We may further cite the Lycaones of Arcadia, and Lycaonia or Lucaonia in Asia Minor, and especially the Arcadian Zeus Lykaios” and Apollo Lykagenes; the latter surname has been explained as “he of the she-wolf,” “he born of the she-wolf,” that is, born of Leto in the shape of a she-wolf. According to Heraclides Ponticus (Fragm. Hist. Gr. 218), the name of the Samnite tribe of the Lucani came from Lykos, “wolf.” Their neighbours, the Hirpini, took their name from hirpus, the Samnite word for “wolf.” At the foot of Mount Soracte lived the Hirpi Sorani, the “wolves of Sora” (the Volscian city). According to the tradition transmitted by Servius, an oracle had advised the Hirpi Sorani to live “like wolves,” that is, by rapine. And in fact they were exempt from taxes and from military service, for their biennial rite-which consisted in walking barefoot over burning coals-was believed to ensure the fertility of the country. Both this shamanic rite and their living “like wolves” reflect religious concepts of considerable antiquity. There is no need to cite other examples. We will note only that tribes with wolf names are documented in places as distant as Spain (Loukentioi and Lucenses in Celtiberian Calaecia), Ireland, and England. Nor, indeed, is the phenomenon confined to the IndoEuropeans.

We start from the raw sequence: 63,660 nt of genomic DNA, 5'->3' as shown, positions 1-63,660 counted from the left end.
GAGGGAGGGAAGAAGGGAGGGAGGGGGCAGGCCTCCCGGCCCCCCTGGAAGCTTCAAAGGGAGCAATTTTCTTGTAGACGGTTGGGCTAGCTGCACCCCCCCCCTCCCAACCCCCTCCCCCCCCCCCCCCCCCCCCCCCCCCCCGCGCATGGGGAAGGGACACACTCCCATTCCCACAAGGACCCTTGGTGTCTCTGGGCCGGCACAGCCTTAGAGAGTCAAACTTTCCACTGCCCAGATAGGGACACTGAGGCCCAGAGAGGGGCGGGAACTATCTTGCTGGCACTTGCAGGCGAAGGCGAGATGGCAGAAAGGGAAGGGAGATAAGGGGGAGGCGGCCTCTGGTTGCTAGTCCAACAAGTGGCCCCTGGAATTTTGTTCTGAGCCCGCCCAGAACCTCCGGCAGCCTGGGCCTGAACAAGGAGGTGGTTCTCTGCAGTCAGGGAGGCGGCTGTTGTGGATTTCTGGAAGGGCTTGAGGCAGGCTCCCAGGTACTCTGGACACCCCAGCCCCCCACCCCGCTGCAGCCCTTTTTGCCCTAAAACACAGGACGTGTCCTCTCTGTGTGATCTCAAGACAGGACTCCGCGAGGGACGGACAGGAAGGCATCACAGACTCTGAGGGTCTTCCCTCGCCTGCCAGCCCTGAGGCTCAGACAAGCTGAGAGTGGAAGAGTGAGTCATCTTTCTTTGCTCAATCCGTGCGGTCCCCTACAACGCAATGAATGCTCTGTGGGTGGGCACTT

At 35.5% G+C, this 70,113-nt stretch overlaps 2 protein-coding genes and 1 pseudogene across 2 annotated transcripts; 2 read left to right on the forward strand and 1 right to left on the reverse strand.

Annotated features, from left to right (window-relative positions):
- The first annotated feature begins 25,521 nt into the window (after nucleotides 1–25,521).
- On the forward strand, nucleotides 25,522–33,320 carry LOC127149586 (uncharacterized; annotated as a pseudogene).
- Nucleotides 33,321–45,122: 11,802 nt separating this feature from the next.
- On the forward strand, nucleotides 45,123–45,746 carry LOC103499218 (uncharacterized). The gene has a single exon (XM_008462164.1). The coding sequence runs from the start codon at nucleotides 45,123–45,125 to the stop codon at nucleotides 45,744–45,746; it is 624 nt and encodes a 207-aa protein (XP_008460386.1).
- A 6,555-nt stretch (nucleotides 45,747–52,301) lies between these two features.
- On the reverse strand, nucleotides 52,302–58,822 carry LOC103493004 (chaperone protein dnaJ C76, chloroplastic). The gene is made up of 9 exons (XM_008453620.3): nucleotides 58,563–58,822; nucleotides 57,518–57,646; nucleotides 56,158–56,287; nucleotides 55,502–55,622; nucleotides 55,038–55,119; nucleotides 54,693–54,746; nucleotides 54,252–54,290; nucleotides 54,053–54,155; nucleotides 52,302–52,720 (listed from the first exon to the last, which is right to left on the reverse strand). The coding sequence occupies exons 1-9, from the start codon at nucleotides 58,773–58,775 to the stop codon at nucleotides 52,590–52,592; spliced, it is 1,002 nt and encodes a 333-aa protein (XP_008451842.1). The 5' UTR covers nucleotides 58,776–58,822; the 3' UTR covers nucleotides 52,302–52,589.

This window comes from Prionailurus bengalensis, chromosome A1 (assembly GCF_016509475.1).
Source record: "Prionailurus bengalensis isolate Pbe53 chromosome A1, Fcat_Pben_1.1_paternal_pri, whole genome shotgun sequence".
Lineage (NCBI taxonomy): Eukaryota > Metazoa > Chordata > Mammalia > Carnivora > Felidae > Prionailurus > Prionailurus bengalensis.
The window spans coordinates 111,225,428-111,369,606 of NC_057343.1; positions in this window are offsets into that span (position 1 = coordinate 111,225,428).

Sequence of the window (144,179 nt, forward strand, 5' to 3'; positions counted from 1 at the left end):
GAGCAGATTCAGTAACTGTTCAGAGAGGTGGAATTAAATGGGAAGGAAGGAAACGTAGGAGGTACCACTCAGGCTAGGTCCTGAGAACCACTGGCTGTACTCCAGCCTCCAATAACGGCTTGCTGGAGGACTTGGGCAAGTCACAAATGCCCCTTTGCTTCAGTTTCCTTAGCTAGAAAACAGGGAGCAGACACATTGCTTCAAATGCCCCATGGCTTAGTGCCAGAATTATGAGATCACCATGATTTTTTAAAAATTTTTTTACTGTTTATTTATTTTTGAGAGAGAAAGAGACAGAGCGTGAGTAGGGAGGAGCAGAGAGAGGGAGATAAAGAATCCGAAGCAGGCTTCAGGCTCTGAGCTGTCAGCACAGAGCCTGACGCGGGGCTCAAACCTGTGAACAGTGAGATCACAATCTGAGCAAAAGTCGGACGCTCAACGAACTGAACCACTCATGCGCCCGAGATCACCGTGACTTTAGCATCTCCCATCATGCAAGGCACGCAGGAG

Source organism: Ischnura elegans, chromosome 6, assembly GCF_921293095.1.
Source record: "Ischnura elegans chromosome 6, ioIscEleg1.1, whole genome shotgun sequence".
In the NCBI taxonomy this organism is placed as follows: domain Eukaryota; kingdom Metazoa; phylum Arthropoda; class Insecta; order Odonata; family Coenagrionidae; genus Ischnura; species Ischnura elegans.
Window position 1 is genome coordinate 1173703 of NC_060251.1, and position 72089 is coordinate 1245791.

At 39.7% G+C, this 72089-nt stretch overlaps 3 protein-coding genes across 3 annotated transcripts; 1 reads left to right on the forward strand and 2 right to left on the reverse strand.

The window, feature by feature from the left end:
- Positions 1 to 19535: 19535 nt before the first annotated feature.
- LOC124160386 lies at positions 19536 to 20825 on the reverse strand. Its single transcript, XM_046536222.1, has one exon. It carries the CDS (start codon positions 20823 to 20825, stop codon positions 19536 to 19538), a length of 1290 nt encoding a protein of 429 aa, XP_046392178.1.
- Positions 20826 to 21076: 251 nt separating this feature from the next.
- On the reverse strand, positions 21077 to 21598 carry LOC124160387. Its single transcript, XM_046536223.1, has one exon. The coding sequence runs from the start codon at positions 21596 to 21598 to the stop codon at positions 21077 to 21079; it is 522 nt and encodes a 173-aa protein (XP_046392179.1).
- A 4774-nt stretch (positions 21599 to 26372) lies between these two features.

The fact that a people takes its ethnic name from the name of an animal always has a religious meaning. More precisely, the fact cannot be understood except as the expression of an archaic religious concept. In the case with which we are concerned, several hypotheses can be considered. First, we may suppose that the people derives its name from a god or mythical ancestor in the shape of a wolf or who manifested himself lycomorphically. The myth of a supernatural wolf coupling with a princess, who gives birth either to a people or a dynasty, occurs in various forms in Central Asia. But we have no testimony to its existence among the Dacians.
– Mircea Eliade, Zalmoxis, the Vanishing God
On top of that, there is the legend of the Great White Wolf, the Right Hand of Zalmoxis, which was later combined with Saint Andrew in Romanian tradition: